Appropriateness of antifungal prescribing in Oman

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Fatima Issa El-Hussain
Abdullah Balkhair
Ibrahim Al-Zakwani
Mohammed Al Za’abi


Antifungal agents, Inappropriate prescribing, Guideline, Drug resistance, Anidulafungin, Fluconazole, Voriconazole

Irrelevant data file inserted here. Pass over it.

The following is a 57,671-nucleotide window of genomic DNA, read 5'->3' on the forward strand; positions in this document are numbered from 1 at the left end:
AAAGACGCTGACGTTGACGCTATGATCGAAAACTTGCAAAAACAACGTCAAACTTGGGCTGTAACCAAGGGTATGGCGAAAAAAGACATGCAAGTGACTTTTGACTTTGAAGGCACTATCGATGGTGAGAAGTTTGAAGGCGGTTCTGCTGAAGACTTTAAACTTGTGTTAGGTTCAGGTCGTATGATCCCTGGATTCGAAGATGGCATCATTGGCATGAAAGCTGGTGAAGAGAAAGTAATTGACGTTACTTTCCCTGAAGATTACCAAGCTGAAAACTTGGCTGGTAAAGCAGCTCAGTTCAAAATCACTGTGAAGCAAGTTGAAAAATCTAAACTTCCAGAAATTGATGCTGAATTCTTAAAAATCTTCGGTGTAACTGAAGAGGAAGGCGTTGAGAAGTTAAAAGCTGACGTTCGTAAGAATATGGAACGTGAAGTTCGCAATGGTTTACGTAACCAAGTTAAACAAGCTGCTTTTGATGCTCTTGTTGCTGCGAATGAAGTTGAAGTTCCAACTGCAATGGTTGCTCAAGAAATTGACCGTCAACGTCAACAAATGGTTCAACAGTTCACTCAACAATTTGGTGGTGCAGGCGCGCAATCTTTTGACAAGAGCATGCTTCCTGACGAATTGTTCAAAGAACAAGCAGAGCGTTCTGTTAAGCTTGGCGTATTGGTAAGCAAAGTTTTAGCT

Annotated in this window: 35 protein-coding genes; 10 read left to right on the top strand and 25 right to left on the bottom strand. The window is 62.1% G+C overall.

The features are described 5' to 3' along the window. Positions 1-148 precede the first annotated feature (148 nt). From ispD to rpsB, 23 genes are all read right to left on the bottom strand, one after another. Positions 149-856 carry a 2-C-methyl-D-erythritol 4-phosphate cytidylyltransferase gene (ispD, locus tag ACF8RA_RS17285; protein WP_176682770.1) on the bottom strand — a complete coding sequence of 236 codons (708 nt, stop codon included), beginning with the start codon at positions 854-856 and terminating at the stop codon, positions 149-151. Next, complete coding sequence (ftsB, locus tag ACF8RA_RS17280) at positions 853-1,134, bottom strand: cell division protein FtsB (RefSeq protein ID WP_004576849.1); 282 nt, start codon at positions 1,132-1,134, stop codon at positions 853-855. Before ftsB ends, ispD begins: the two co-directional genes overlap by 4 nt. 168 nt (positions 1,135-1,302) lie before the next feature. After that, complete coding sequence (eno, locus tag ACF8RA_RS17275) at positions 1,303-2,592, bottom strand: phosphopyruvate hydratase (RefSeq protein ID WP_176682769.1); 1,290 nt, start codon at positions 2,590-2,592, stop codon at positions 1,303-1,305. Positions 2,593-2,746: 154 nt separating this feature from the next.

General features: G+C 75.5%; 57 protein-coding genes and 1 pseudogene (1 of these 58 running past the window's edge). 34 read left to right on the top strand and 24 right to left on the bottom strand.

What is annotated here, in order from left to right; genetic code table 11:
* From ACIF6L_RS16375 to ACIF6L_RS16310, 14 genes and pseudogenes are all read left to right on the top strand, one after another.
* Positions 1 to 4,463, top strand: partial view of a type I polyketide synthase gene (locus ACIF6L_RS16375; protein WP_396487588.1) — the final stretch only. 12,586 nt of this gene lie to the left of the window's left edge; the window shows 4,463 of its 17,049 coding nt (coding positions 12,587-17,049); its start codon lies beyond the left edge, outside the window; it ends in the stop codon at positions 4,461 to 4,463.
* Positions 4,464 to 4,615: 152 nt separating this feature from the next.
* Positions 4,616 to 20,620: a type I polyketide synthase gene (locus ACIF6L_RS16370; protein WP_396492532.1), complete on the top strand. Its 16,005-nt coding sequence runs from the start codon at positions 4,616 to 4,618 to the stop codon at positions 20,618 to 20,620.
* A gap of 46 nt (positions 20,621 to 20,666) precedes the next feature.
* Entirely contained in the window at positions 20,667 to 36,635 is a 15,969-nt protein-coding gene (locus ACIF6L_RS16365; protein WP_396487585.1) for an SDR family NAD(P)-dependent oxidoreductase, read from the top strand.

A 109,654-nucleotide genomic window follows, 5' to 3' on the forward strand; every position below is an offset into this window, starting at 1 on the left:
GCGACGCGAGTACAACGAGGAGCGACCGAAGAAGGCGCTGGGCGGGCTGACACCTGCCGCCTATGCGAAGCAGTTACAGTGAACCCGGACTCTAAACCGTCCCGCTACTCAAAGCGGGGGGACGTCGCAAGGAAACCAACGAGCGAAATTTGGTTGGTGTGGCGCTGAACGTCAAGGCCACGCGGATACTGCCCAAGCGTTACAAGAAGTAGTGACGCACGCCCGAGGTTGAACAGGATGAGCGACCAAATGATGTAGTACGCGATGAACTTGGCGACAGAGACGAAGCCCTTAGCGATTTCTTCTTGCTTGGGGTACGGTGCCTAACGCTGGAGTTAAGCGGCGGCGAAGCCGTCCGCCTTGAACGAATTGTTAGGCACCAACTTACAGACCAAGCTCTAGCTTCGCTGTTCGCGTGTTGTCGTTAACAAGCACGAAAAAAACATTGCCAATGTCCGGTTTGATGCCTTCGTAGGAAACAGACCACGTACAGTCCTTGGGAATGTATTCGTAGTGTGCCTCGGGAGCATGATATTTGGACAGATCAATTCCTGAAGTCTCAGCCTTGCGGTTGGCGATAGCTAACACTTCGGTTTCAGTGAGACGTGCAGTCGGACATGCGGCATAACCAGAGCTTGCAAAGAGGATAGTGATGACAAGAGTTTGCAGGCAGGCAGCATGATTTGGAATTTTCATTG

Background: The inappropriate use of antimicrobials has substantially contributed to the development of antimicrobial drug resistance. Appropriate antibacterial prescribing has been emphasised, with minimal focus on appropriate prescribing of antifungals. Evaluation of antifungal use in the clinical setting is essential to prevent unnecessary drug exposure, development of resistance, adverse effects, and high hospitalisation costs. Objective: The purpose of this study was to assess the appropriateness of antifungal prescribing among adult patients at the Sultan Qaboos University Hospital (SQUH) in Oman. Methods: In this retrospective, observational study, the study population comprised adult patients treated with oral or intravenous antifungals between July 2018 and December 2019. The appropriateness of treatment was assessed using guidelines from the Infectious Diseases Society of America (IDSA) and the National Comprehensive Cancer Network (NCCN), as well as a set of literature-based criteria that were modified by SQUH infectious diseases team to suit local practices. These criteria included indication, dosage, and potential drug interactions. The primary outcome was the frequency of adherence to the treatment guidelines for fungal infections. Descriptive statistics were used for data analysis. Results: A total of 400 prescriptions were collected, of which 158 (39.5%) were for empirical therapy, 135 (33.8%) for targeted therapy, 69 (17.3%) for prophylactic therapy, and 38 (9.5%) for pre-emptive therapy. The overall appropriateness was 74.8%. The indication, dosage, and potential for antifungal-drug interactions were considered appropriate in 391 (97.8%), 314 (78.5%), and 381 (95.3%) prescriptions, respectively. Anidulafungin was the most prescribed antifungal agent, with 210 prescriptions (52.5%), followed by fluconazole with 102 prescriptions (25.5%), and voriconazole with 48 prescriptions (12%). Conclusion: In comparison with publised literature, our study revealed appropriate antifungal drug prescribing practices. However, studies with larger sample size in various hospital settings are necessary to confirm our findings on a national scale, and to obtain better statistical inferences and generalisability.


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